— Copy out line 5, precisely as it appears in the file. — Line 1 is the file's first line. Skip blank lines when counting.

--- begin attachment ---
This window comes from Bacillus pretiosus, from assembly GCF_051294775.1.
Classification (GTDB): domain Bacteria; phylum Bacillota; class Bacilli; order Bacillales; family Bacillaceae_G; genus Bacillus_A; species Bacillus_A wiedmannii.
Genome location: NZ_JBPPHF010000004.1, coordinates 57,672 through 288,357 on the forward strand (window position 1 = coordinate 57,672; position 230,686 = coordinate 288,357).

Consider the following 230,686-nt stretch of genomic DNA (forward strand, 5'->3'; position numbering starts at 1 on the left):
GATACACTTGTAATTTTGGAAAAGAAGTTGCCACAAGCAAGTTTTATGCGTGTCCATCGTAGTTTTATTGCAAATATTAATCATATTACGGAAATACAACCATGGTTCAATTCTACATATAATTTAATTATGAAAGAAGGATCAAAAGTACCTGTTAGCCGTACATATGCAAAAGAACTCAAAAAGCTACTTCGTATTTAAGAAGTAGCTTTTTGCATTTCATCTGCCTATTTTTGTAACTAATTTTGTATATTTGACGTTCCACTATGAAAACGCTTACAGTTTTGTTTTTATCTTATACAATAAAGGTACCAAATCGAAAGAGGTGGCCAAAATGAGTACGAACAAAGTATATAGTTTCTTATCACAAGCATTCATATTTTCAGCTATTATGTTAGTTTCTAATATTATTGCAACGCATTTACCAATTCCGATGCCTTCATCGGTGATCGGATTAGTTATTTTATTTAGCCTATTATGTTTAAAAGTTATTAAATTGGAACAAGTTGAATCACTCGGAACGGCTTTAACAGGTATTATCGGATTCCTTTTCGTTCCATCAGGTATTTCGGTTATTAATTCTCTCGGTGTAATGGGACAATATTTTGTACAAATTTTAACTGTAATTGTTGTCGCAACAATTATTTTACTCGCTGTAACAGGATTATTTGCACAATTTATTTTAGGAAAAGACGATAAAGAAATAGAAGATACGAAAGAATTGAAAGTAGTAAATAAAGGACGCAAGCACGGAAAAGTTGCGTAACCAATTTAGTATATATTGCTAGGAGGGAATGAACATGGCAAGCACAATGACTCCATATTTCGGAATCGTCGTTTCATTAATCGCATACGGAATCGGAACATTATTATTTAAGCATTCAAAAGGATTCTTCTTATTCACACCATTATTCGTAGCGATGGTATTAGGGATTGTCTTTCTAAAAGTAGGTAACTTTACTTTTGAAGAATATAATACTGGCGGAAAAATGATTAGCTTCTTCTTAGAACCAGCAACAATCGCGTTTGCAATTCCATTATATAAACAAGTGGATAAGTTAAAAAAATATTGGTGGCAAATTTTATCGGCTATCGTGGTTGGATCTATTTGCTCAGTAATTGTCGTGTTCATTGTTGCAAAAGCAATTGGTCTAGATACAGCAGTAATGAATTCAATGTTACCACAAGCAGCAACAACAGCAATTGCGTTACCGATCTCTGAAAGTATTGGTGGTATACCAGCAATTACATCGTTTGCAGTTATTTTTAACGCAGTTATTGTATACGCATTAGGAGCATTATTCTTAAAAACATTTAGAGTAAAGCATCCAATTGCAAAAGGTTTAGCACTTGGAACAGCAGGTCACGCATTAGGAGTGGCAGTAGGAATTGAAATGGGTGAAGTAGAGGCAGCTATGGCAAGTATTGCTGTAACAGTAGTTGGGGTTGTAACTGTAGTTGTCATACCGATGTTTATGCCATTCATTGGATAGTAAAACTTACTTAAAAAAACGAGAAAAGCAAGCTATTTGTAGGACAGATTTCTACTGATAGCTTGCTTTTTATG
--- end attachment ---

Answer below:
GATACACTTGTAATTTTGGAAAAGAAGTTGCCACAAGCAAGTTTTATGCGTGTCCATCGTAGTTTTATTGCAAATATTAATCATATTACGGAAATACAACCATGGTTCAATTCTACATATAATTTAATTATGAAAGAAGGATCAAAAGTACCTGTTAGCCGTACATATGCAAAAGAACTCAAAAAGCTACTTCGTATTTAAGAAGTAGCTTTTTGCATTTCATCTGCCTATTTTTGTAACTAATTTTGTATATTTGACGTTCCACTATGAAAACGCTTACAGTTTTGTTTTTATCTTATACAATAAAGGTACCAAATCGAAAGAGGTGGCCAAAATGAGTACGAACAAAGTATATAGTTTCTTATCACAAGCATTCATATTTTCAGCTATTATGTTAGTTTCTAATATTATTGCAACGCATTTACCAATTCCGATGCCTTCATCGGTGATCGGATTAGTTATTTTATTTAGCCTATTATGTTTAAAAGTTATTAAATTGGAACAAGTTGAATCACTCGGAACGGCTTTAACAGGTATTATCGGATTCCTTTTCGTTCCATCAGGTATTTCGGTTATTAATTCTCTCGGTGTAATGGGACAATATTTTGTACAAATTTTAACTGTAATTGTTGTCGCAACAATTATTTTACTCGCTGTAACAGGATTATTTGCACAATTTATTTTAGGAAAAGACGATAAAGAAATAGAAGATACGAAAGAATTGAAAGTAGTAAATAAAGGACGCAAGCACGGAAAAGTTGCGTAACCAATTTAGTATATATTGCTAGGAGGGAATGAACATGGCAAGCACAATGACTCCATATTTCGGAATCGTCGTTTCATTAATCGCATACGGAATCGGAACATTATTATTTAAGCATTCAAAAGGATTCTTCTTATTCACACCATTATTCGTAGCGATGGTATTAGGGATTGTCTTTCTAAAAGTAGGTAACTTTACTTTTGAAGAATATAATACTGGCGGAAAAATGATTAGCTTCTTCTTAGAACCAGCAACAATCGCGTTTGCAATTCCATTATATAAACAAGTGGATAAGTTAAAAAAATATTGGTGGCAAATTTTATCGGCTATCGTGGTTGGATCTATTTGCTCAGTAATTGTCGTGTTCATTGTTGCAAAAGCAATTGGTCTAGATACAGCAGTAATGAATTCAATGTTACCACAAGCAGCAACAACAGCAATTGCGTTACCGATCTCTGAAAGTATTGGTGGTATACCAGCAATTACATCGTTTGCAGTTATTTTTAACGCAGTTATTGTATACGCATTAGGAGCATTATTCTTAAAAACATTTAGAGTAAAGCATCCAATTGCAAAAGGTTTAGCACTTGGAACAGCAGGTCACGCATTAGGAGTGGCAGTAGGAATTGAAATGGGTGAAGTAGAGGCAGCTATGGCAAGTATTGCTGTAACAGTAGTTGGGGTTGTAACTGTAGTTGTCATACCGATGTTTATGCCATTCATTGGATAGTAAAACTTACTTAAAAAAACGAGAAAAGCAAGCTATTTGTAGGACAGATTTCTACTGATAGCTTGCTTTTTATG